Objective To determine the prevalence of subacute rumen acidosis (SARA) in beef cattle grazing lush pasture and the effect of monensin on reducing SARA and improving animal performance. Design Commercial Angus and Murray Grey steers received a monensin slow-release capsule (n = 19) or remained untreated (n = 19). Cattle grazed an oats crop or tetraploid ryegrass pasture for a total of 91 days. Rumen fluid pH, volatile fatty acids (VFA) and lactic acid concentrations and body weight data were collected prior to treatment and again 28, 56 and 91 days after treatment. Changes in measures over time were analysed using mixed model repeated measures analysis. Differences in average daily gain between treatment groups were determined. Results The prevalence of SARA was low during the study, with only one animal satisfying criteria for SARA at one time point. Cattle treated with monensin capsules were 11.9kg heavier at the completion of the study compared with untreated controls (414.5 ± 3.88kg vs 402.6 ± 4.03kg, P = 0.04). Rumen VFA and L- and D-lactate levels did not differ between cattle treated with monensin and untreated cattle. However, the ratio of propionate to acetate plus two times butyrate was higher (P < 0.001) when cattle were treated with monensin. Conclusions Subacute rumen acidosis was not consistently detected under the conditions of the study. The higher body weight of cattle treated with monensin may have been due to improved energy utilisation of the pasture, indicated by increased propionate proportions in the rumen, rather than prevention of SARA.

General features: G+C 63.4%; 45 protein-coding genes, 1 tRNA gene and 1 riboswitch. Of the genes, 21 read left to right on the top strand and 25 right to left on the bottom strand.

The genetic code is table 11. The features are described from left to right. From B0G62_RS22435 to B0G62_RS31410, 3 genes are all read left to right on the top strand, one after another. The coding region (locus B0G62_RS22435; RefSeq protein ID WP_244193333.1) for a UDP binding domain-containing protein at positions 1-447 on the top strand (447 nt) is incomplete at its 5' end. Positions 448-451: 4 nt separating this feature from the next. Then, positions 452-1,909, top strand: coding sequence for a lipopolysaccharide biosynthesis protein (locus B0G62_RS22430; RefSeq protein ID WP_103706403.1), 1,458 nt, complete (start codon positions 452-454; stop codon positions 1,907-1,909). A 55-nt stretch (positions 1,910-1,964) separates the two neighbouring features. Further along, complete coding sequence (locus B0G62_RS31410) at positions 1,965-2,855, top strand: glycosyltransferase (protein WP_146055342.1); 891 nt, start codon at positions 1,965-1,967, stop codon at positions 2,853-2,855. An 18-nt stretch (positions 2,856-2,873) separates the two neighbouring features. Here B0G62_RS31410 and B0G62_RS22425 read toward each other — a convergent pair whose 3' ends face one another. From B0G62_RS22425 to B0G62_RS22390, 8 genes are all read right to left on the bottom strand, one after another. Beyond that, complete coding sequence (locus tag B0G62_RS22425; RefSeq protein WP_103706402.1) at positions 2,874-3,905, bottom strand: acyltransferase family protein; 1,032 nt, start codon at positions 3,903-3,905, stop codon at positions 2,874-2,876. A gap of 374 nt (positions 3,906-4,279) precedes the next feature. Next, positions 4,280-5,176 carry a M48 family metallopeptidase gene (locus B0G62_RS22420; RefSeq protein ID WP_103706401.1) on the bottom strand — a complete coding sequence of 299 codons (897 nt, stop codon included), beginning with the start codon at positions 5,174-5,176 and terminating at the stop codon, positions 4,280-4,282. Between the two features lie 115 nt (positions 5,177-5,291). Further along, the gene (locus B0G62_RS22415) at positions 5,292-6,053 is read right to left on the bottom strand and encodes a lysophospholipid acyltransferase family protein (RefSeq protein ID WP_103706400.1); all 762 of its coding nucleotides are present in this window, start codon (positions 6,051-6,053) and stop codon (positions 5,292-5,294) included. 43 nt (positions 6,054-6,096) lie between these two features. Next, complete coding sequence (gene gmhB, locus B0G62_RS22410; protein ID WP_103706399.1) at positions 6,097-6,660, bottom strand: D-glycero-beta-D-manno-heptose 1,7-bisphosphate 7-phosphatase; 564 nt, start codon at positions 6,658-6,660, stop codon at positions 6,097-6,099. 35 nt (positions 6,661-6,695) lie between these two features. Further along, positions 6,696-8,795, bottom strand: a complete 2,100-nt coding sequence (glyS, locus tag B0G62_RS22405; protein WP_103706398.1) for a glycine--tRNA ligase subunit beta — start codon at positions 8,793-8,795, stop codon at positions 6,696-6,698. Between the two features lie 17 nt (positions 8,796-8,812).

- Average daily gain
- Subacute rumen acidosis